Per the terminally naïve Chris Cillizza:
On Thursday afternoon in the White House, chief of staff John Kelly laid into Florida Democratic Rep. Frederica Wilson in harsh terms.
“A congresswoman stood up, and in a long tradition of empty barrels making the most noise, stood up there in all of that and talked about how she was instrumental in getting the funding for that building,” Kelly said.
In an interview on CNN’s “New Day” Friday morning, Wilson alleged that “empty barrel” is a “racist term.” She didn’t explain why.
All of which made me curious: Where does the phrase “an empty barrel makes the most noise” come from? And is there any sort of racial component to those origins? Or to its current usage?
As Cillizza quickly discovers in his post, the answer to the latter two questions is “No.” Indeed, the answer is not just “No,” it’s “You have to got to be kidding me.”
That being so, one would have expected his conclusion to be blunt and to the point: “Representative Wilson,” he should have written, “slandered General Kelly. I came across nothing in my investigation that suggests otherwise.”
For some reason, though, he wrote:
as far as I can tell, it’s wrong to call what Kelly said racist.
“As far as I can tell, it’s wrong”? As far as I can tell? A United States Representative tries to smear a Gold Star parent as a racist, and the response is a brief etymological adventure followed by a “probably not”?
Still, it could have been worse. At MSNBC, the usual suspects have found some interesting ways of justifying the claim. Lawrence O’Donnell, a man who could find racism in the heating element of a toaster, spent much of last night outdoing himself:
One theory: MSNBC host Lawrence O’Donnell devoted almost 20 minutes of his show on Thursday night to Kelly, Wilson and “empty barrel.” O’Donnell suggested that due to Kelly’s boyhood in a Boston neighborhood that was still largely segregated, his choice of words to describe Wilson was intentionally “dehumaniz(ing)” to the congresswoman.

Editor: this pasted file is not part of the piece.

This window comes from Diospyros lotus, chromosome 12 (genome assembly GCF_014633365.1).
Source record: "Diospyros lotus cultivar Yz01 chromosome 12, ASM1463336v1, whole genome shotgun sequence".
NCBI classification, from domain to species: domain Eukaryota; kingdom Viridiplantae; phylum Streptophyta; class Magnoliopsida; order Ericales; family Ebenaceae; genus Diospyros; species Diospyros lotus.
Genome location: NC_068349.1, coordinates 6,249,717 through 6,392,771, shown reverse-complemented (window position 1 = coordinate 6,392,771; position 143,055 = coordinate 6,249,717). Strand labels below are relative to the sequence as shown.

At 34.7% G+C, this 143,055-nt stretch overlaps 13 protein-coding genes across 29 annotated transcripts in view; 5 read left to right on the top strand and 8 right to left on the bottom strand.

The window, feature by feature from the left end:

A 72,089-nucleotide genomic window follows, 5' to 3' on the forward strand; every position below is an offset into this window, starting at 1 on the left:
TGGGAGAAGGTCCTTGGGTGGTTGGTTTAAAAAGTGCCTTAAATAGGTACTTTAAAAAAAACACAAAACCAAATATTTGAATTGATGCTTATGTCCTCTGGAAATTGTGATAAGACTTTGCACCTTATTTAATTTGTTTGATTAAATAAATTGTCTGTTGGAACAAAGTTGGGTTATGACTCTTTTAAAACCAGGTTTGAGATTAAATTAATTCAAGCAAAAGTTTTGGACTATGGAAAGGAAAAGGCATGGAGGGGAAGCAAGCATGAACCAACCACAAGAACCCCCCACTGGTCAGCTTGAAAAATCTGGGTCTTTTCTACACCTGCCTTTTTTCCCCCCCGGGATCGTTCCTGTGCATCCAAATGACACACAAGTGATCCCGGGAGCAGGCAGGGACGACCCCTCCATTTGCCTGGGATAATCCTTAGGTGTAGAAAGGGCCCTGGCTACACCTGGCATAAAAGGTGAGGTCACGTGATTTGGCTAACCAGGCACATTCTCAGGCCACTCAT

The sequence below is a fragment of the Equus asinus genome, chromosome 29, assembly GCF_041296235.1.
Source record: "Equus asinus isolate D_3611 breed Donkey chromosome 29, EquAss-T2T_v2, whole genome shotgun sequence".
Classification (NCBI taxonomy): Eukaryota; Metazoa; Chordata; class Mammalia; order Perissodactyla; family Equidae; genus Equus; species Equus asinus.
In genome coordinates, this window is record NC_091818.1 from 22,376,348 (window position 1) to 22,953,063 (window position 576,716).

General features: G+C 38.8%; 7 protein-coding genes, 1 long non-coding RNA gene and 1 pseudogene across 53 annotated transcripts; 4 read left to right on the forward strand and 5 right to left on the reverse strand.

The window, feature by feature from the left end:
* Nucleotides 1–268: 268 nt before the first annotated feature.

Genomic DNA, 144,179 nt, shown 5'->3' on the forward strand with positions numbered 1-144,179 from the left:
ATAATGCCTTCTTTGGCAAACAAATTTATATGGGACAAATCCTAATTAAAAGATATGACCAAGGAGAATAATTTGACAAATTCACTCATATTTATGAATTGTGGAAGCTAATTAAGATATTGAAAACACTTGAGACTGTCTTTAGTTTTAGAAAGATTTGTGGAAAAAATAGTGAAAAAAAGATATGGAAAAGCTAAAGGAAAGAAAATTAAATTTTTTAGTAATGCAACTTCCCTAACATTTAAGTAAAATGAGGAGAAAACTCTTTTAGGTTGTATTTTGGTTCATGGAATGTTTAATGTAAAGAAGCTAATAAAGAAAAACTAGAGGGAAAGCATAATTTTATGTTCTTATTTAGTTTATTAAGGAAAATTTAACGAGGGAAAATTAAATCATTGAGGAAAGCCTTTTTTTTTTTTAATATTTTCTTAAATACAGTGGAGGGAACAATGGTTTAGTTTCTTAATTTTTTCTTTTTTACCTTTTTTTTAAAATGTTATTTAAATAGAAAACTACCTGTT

“She was nothing but an empty barrel to him,” said O’Donnell. “He refused to give her the dignity of a name.”
Sure, Lawrence. That’ll be it.
On Twitter, meanwhile, Joy Reid chimed in with the class and sophistication that we’ve come to expect of her:
Kelly grew up in segregated Boston, in an Irish Catholic neighborhood where women were bullied, not honored, and blacks scorned & rejected.
— Joy Reid (@JoyAnnReid) October 20, 2017
Thus it was that a phrase that has been attributed to Plato, and used by Plutarch, John Lydgate, William Shakespeare, and Abraham Lincoln — always outside of anything even approaching a racial context — became maybe, sort of, perhaps a racial slur, the best case against which from the ostensibly neutral press was “as far as I can tell . . .”
Shame. Shame on Representative Wilson. Shame on Lawrence O’Donnell. Shame on Joy Reid. And shame on Chris Cillizza, too, for lacking the guts to call this what it was: a slander. There is no quicker way to damage the fight against genuine racism than to suggest that everything you dislike is bigotry, that all criticism must be motivated by animus, and that even the most innocuous of commonly used phrases must, deep down, have sinister racial connotations. An empty barrel indeed.